On 4 May 2021, Pennsylvania’s Department of Environmental Protection (DEP) released its draft final CO2 Budget Trading Program, a regulation to establish an ETS covering CO2 emissions from the power sector and to join the Regional Greenhouse Gas Initiative (RGGI) in 2022, along with updated modeling results for the implementation of the ETS.

The final regulation is largely based on the September 2020 draft regulation and is consistent with design features of the RGGI Model Rule, which serves as the basis for state-level legislation and regulations. The updated modeling results reaffirm the draft regulation’s emissions cap of 78 MtCO2 for 2022, decreasing annually by 3% to 58.1 MtCO2 in 2030. Pennsylvania’s allocation would be added to the RGGI cap and, due to the size of the state’s power sector emissions (accounting for 29% of the state’s total GHG emissions in 2017), increase the RGGI cap substantially to 194.3 MtCO2 in 2022. Pennsylvania’s share of emissions in the 2022 RGGI cap would amount to 40.2%.

In addition, the final regulation contains quarterly emission caps for 2022 to anticipate potential delays in the implementation of the regulation, which might result from legal challenges by the Republican-controlled state legislature. The first three quarterly caps would be as follows:

  • 9 MtCO2 if implemented after 1 January 2022 but before 1 April 2022,
  • 7 MtCO2 if implemented after 1 April 2022 but before 1 July 2022,
  • 6 MtCO2 if implemented after 1 July 2022 but before 1 October 2022.

Other major changes to the draft final regulation compared to the draft include the adjustment of the amount of allowances to be allocated to waste coal-fired power plants from 9.3 Mt to 10.4 Mt, the addition of further requirements for combined heat and power generation facilities in order to qualify for set-aside allocation stronger emphasis on equity principles and the need to protect vulnerable groups in the preamble of the regulation.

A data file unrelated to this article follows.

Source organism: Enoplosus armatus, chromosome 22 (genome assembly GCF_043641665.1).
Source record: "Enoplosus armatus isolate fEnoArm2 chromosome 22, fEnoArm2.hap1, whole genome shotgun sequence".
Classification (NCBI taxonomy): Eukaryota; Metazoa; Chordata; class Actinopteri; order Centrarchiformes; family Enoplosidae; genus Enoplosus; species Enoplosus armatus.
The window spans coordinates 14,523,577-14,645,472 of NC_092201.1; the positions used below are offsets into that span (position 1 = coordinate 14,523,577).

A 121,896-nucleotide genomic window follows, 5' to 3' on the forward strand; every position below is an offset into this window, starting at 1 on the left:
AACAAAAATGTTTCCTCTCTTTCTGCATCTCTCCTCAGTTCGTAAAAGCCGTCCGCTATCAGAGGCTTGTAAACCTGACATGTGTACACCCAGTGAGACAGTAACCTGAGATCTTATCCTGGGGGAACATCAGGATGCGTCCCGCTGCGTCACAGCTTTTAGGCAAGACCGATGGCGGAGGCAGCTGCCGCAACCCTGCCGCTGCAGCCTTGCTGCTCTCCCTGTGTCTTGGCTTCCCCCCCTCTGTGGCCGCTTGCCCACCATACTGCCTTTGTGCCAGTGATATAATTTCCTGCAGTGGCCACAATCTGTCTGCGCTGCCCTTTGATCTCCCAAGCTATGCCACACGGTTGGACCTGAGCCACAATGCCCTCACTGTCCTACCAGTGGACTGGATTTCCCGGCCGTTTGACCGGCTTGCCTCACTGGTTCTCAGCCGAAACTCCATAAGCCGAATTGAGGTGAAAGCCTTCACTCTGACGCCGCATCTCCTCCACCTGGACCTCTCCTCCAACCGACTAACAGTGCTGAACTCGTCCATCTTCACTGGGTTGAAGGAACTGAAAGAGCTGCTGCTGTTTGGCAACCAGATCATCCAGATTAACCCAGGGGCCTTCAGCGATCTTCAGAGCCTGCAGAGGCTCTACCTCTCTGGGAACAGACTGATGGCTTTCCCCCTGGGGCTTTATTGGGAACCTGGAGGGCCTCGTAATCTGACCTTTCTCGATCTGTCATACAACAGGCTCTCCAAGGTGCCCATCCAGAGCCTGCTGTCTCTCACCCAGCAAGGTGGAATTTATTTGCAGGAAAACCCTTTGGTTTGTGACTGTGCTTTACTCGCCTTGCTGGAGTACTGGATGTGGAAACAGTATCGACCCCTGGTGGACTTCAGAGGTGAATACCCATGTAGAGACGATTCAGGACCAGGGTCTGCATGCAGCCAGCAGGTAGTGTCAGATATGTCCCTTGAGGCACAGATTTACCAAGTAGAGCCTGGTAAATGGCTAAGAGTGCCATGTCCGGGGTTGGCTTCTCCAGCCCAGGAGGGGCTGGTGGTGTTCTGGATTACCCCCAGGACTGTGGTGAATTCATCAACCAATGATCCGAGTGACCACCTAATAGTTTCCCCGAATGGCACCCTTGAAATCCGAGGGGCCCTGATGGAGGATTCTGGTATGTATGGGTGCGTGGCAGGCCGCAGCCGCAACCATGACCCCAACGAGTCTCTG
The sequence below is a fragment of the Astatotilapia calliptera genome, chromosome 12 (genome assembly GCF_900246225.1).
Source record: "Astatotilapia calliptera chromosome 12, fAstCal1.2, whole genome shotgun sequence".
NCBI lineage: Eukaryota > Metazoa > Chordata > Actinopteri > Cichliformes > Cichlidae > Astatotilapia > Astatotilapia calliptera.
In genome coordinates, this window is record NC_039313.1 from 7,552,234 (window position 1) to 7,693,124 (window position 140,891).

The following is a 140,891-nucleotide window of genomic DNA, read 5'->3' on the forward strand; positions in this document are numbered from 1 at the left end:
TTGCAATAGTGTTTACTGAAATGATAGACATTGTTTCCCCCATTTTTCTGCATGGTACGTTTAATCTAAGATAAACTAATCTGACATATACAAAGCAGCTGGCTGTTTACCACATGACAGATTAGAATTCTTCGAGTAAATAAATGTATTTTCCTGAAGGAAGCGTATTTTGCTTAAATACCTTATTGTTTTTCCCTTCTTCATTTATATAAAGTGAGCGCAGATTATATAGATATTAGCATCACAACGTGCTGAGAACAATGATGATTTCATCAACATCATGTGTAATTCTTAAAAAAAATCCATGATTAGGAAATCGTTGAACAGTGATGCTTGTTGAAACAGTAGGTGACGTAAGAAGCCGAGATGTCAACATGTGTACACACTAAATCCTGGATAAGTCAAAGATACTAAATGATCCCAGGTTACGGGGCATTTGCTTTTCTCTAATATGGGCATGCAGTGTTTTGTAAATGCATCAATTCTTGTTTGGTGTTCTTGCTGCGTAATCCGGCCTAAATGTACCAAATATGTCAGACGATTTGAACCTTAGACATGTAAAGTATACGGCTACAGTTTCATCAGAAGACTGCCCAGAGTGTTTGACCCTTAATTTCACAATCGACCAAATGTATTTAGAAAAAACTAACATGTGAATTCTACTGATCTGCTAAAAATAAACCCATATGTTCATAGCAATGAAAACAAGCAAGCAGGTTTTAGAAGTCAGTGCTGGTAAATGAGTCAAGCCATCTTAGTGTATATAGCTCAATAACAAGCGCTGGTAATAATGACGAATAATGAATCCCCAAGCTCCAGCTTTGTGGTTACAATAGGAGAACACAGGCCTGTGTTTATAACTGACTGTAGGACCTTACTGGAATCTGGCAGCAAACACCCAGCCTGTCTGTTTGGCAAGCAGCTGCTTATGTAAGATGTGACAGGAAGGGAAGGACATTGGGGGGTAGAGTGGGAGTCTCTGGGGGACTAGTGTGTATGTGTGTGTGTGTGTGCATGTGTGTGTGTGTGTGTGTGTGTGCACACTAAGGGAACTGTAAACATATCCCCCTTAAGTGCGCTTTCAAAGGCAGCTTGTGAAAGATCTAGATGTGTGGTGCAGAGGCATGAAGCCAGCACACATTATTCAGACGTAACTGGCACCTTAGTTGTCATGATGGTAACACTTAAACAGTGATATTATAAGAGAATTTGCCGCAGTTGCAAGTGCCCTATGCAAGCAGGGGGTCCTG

The release of the draft final regulation comes after a 60-day public comment period and will now be brought before advisory committees of the DEP followed by the DEP’s Environmental Quality Board for final approval, which could occur during the third quarter of 2021. This would put the state on pace to launch its ETS and join RGGI by 2022.

However, the Republican-controlled state legislature continues to try to block ETS implementation and joining RGGI, through a bill (SB-119) that would require legislative approval for Pennsylvania to join any regional carbon pricing initiative. First such efforts (HB-2025) were vetoed by Democratic Governor Tom Wolf in 2020. Final regulation will likely face a court challenge from the Republican legislature given its position that implementation of the ETS via executive measures lies outside of the governor’s authority or from companies that oppose carbon pricing.